Not all of it fell flat, the central movements far tighter in spirit and execution than the outer ones, and therein a sizzling clarity from the orchestra. But as a whole, this was not a performance that always knew where it was going.

Ken Walton

Further performances at the Usher Hall Edinburgh on Thu 29 Sep; and City Halls, Glasgow on Fri 30 Sep

Songs from the Last Page

Wigtown Book Festival

Although not quite to the dispiriting extent that afflicted some fine work in the rebranded Festival of Brexit, “Unboxed”, Scotland’s Year of Stories 2022 has been one of those arts initiatives that has never really grabbed the public imagination, however fine its aims. It has, admittedly, been a tricky year in which to make an impact.

Some projects look to have legs though, and Scotland-domiciled Irish composer Gareth Williams’s Songs From the Last Page is one – a constantly evolving song cycle that has been bringing musical performance to book festivals across the country throughout the year.

He’s a most engaging raconteur, and Williams has honed the explanation of his music winningly. He sings and plays the (electric) piano, with SCO violinist Aisling O’Dea and cellist Justyna Jablonska completing his trio. The concept is self-explanatory: he sets words from the last page of books, mostly novels and mostly Scottish.

He began with Andrew Greig’s At the Loch of the Green Corrie and – after checking in with that author for permission (about which he has an amusing story in itself) – ran with the idea from there. With support from Chamber Music Scotland, Williams’s song-writing has become a literary journey that takes in contemporary fiction as well as the classics, the texts often remarkable for the allusions and references to other works in the Scottish literary canon.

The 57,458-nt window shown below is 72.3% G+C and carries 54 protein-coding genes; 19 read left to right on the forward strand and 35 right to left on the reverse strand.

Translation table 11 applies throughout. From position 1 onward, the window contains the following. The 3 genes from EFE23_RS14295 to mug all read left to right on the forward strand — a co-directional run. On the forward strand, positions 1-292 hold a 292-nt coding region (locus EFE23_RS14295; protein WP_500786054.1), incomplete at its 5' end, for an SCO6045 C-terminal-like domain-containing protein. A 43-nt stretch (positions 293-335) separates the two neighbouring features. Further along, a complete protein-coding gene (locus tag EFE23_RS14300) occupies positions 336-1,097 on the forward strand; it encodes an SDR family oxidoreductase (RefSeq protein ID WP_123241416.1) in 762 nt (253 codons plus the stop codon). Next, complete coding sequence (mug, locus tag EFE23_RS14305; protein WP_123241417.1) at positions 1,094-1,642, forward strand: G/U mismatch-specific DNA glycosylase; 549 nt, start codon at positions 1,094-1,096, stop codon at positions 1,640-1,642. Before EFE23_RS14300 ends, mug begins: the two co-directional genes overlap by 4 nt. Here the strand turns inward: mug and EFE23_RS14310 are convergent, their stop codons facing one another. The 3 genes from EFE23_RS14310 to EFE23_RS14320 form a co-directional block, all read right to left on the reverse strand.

Truth to tell, he often plays fast and loose with the words on the pages in pursuit of the structure of the song. More precious writers might bridle at his repetitions and re-ordering of their carefully-crafted sentences. Most, however, will be flattered by his attentions, resulting in a form he describes as “literary chamber pop” and which has echoes of the work of Randy Newman at times, while the string arrangements do a lot of the work in taking his melodies towards the classical side of things.

There is a continuity of style throughout the set, and although the set-list is revised for each performance, certain songs have become staples by virtue of their transparent success. Those include Ali Smith’s How To Be Both (although whether he has set your last page of that book depends on whether you read it the same way he did), and the end of Alasdair Gray’s Lanark, which seems to have set a template for some other pieces.